Hardayal Hardy, C.J.
(1) The assessed is a public limited company. The assessment years relevant to the case are 1960-61 and 1961-62 for which the accounting periods are the financial years ending with the 31st of March 1960 and the 31st of March 1961.
(2) The returns of income for the respective years were filed on the 16th of January 1961 and the 30th of September, 1961 i.e. to say that these returns were filed prior to the commencement of the Income-tax Act, 1961 hereafter to be referred to as the new Act. The assessments were however made after the commencement of the new Act, namely, on the 8th of November, 1962 and on the 28th of November. 1962 respectively. Both these assessments were made under Section 23(3) of the Indian Income-tax Act, 1922 hereafter referred to as the old Act.
(3) As there was a revision under Section 33B of the old Act for the assessment year 1959-60 by the Commissioner of Income-tax, the Income-tax Officer considered it necessary to rectify the assessment orders passed in respect of the later two assessment years viz. 1960-61 and 1961-62 which are now in question. He accordingly issued a notice under Section 154 of the new Act, calling for objections, if any. , from the assessed. After due formalities the assessments were rectified under Section 154 of the new Act.
(4) The assessed preferred appeals before the Appellate Assistant Commissioner and a preliminary objection was taken against the validity of the rectification made under Section 154. The assesseds case before the Appellate Assistant Commissioner was that for the assessment years in question the rectification, if any, could be made only under S. 35 of the old Act and not under Section 154 of the new Act. The Appellate Assistant Commissioner accepted the assessed's case and held that the provisions of Section 154 were not applicable for the purposes of rectification in respect of the assessment years in question.
(5) The Department was dis-satisfied with that order and filed an appeal before the Income-tax Appellate Tribunal. It was urged on behalf of the department that Section 154(l)(a) of the new Act had been so framed that it enabled the Income-tax Officer to rectify 'any order of assessment' be it an order of assessment made under the old Act or an assessment made under the new Act under the said provision. The Tribunal negatived the contention relying upon the provisions of S. 297(2)(a) of the Income-tax Act, 1961 and also a decision of the High Court of Andhra Pradesh in the case of Uppala Peda Venkataramanish v. First Addl. I.T.O. : 53ITR11(AP) interpreting the meaning of the expression 'proceedings for the assessment'. The Tribunal held that the proceedings for rectification in respect of matters relating to the assessment years in question could only be made under S. 35 of the old Act and not under Section 154 of the new Act. The Department's appeals were accordingly dismissed.
(6) On these facts the under-mentioned question of law was referred to this Court at the instance of the Commissioner of Income-tax :-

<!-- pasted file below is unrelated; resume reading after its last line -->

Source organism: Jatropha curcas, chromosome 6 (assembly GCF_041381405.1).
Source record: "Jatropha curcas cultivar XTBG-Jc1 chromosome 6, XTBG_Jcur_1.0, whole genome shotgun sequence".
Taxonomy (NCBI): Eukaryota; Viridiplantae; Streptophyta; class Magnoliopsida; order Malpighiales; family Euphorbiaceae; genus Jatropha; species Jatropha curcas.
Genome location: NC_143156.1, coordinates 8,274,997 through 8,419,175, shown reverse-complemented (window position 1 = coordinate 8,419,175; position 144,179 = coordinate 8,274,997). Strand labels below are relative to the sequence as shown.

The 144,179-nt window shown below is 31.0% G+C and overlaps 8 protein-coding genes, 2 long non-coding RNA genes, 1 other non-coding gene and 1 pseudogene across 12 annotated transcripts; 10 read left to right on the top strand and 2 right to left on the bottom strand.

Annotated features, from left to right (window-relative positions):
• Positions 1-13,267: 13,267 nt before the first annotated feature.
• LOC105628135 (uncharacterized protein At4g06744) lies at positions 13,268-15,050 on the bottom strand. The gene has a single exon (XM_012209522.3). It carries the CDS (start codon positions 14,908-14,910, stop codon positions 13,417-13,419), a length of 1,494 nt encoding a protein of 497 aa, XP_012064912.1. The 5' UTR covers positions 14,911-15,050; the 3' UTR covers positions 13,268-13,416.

'WHETHERon the facts and in the circumstances of the case, the rectification order could be passed only under Section 35 of the Income-tax Act, 1922 and not under Section 154(l)(a) of the Income-tax Act, 1961.'
(7) The question of rectification is now settled by a decision of the Supreme Court in S. Sankappa and others v. Income-tax Officer, Central Circle Ii : 68ITR760(SC) . The jurisdiction of the revenue authorities to rectify in a case where returns have been filed under the old Act, flows first from the old Act and secondly, from the provisions contained in clause (a) of Section 297(2). The clause reads :-
'NOTWITHSTANDINGthe repeal of the Indian Income-tax Act, 1922 (hereinafter referred to as the repealed Act):- (a) Where a return of income has been filed before the commencement of this Act (the new Act) by any person for any assessment year, the proceedings for the assessment of that person for that year may be taken and continued as if this Act had not been passed.'
(8) In the Supreme Court it was contended that the proceedings for rectification under Section 35 of the old Act, could not be held to be 'proceedings for assessment' within the meaning of that expression occurring in Section 297(2)(a) of the new Act. The Supreme Court did not accept the contention and said that the word 'assessment' was used in the Income-tax Act, in a number of provisions in a comprehensive sense and included all proceedings starting with the filing of the return or issue of notice and ending with determination of the tax payable by the assessed. On that ratio the Supreme Court held that the proceedings for rectification of assessment of tax under section 35 of the Act were proceedings of 'assessment.'
(9) It will be seen that in the case of S. Sankappa the notices for rectification were issued under Section 154 of the new Act and no contention was advanced about the validity of the notices under the new Act. The Supreme Court also did not strike down the notices which were issued in that case when the authority of the revenue to rectify the assessment was impeached.
(10) In I.T.R. No. 45 of 1968 : Commissioner of Income-tax v. Metal and Mineral Corporation (P) Limited this very question was involved. The counsel for the Revenue had then conceded that the case was governed by the decision in S. Sankappa's case. We decided the case accordingly. When the present case came before us, counsel for the Revenue submitted that after the coming into force of the new Act the Tribunal had given several decisions following Sankappa's case. The decision in Sankappa's case was however distinguished by some High Courts. He may thereforee be allowed to re-argue the point. We made it clear that the judgment in I.T.R. No. 45 of 1968 had already been delivered; but the case would not be treated as a precedent and that the parties could address us in full.
(11) The first case to which Shri Sharma drew our attention is a decision of Madras High Court in Vr. Cr. Rm. Adaikappa Chettiar v. Commissioner of Income-tax, Madras : 78ITR285(Mad) . The first question raised in that case was : 'Whether in the facts and in the circumstances of the case, the order of the Income-tax Officer dated February 7, 1963 is illegal as being outside the scope of Section 154 of the Income- tax Act, 1961.'